Hyper-Travel Hardie’s In-Flight Movie Awards: and the winner is…

View from above

View from above

I also dabble in film, and am threatening to specialize in it, so welcome the opportunity to organize my own private little Oscars ceremony. For me as an inveterate and veteran traveler, that can only mean one thing (cue drum roll): the in-flight entertainment awards. I figure one long flight per year is just about enough to keep tabs on Hollywood’s finest.

Now I don’t pretend to have the broad vision (pun) nor country smarts of the legendary Joe Bob Briggs of drive-in movie fame. Nor do I pretend for a minute that in-flight movies constitute the ad hoc genre that drive-in movies once did, creating its own star directors and actors in the process, e.g. Roger Corman et al.

Nor will it ever, though tapes then DVD’s have been taking up the slack for the last decade or two, and the Web is certainly grist for the mill, so stay tuned. Car back seats aren’t what they used to be, anyway (been trying to get this crick out of my neck for forty years now, damn Volkswagen)…

It's always sunny up here

It’s always sunny up here

But the real treat of in-flight movies (re: captive audience syndrome) is the promise of something undiscovered, some little treasure lying buried at the bottom of the click-screen. For me a few days ago that was ‘Bad Words’, the recent movie starring and directed by Jason Bateman (yes, him), about a 40-year-old scamming his way into the national spelling bee contests on a loophole—and winning.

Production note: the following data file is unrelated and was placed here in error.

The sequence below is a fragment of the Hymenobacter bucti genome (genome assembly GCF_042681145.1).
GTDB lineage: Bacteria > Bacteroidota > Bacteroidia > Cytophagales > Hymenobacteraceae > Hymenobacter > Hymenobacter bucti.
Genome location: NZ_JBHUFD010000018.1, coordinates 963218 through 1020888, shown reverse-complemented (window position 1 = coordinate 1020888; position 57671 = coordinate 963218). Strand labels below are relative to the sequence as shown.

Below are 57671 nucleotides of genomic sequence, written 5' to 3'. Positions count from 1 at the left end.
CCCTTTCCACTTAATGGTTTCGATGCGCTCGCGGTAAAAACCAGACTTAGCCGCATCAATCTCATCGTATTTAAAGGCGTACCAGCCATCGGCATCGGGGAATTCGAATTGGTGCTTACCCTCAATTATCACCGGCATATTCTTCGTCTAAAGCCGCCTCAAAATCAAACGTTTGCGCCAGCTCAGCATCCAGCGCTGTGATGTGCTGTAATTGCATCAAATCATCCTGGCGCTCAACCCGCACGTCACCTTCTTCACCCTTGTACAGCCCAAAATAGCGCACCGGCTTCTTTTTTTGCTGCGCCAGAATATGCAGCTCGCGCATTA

As a former local spelling-bee champ myself, this was a treat, not so much for the absurd premise of the film as much as the absurd premises of the event itself. I mean: a contest that consists of spelling words correctly? (Sound of lip-farts in French) Yeah, right… The plot is unimportant. It’s funny.

What’s important is the news that ‘antidisestablishmentarianism’ is still the must-learn word for any serious contender, then as now, though its competitor words have far surpassed the obligatory ‘pneumonoultramicroscopicsilicovolcanoconiosis’ that was de rigueur then. Bateman is characteristically irreverent and the script is a perfect vehicle for his adolescent style of humor—which he proceeds to inflict upon his right-hand dude, whom he nicknames ‘Slum Dog’. Teased enough, yet?

Copping a snooze in the airport

Copping a snooze in the airport

Me? Well, my career was cut short right at its sweet spot, c.1967, when a black girl also qualified for the Rankin County Spelling Bee, down yonder in Mississippi. Well, you can bet that caused a furor. (Zen koan: What is the sound of one world-view crashing?) I’m not sure what the problem was, maybe she spelled it ‘negro’ and they spelled it ‘nigra’, but bottom line: they called the whole thing off. My career and subsequent fame died in its infancy. Many times I’ve wondered how my life might have been different if only…

Oh yeah, which reminds me: ‘Twelve Years a Slave’ was brilliant and ‘American Hustle’ was great. ‘Nebraska’ was deeply satisfying on many levels and ‘Gravity’ was not. Alfonso Cuaron sold out big time—for big bucks—on that one, though there were obvious clues he would, and could. This is not the same guy who once did ‘Children of Men’, much less ‘Y Tu Mama Tambien’. Special effects, my ass…

‘Dallas Buyers’ Club’ was not on the menu, unfortunately, and ‘Noah’ was: a ripping good yarn. Religio-critics say it wasn’t Biblical enough, but how would they know? Sitting on their plush sofas in their plush parlors, reading a Book, and watching tens of thousands of Central American kids flooding the borders, they see a border problem. I see the Bible… But I didn’t see ‘Grand Budapest Hotel’ boo hoo. Book a long flight within the next week or two and that is what you’ll likely get, plus ‘Winter’s Tale’ and some cartoons, too.  Enjoy.

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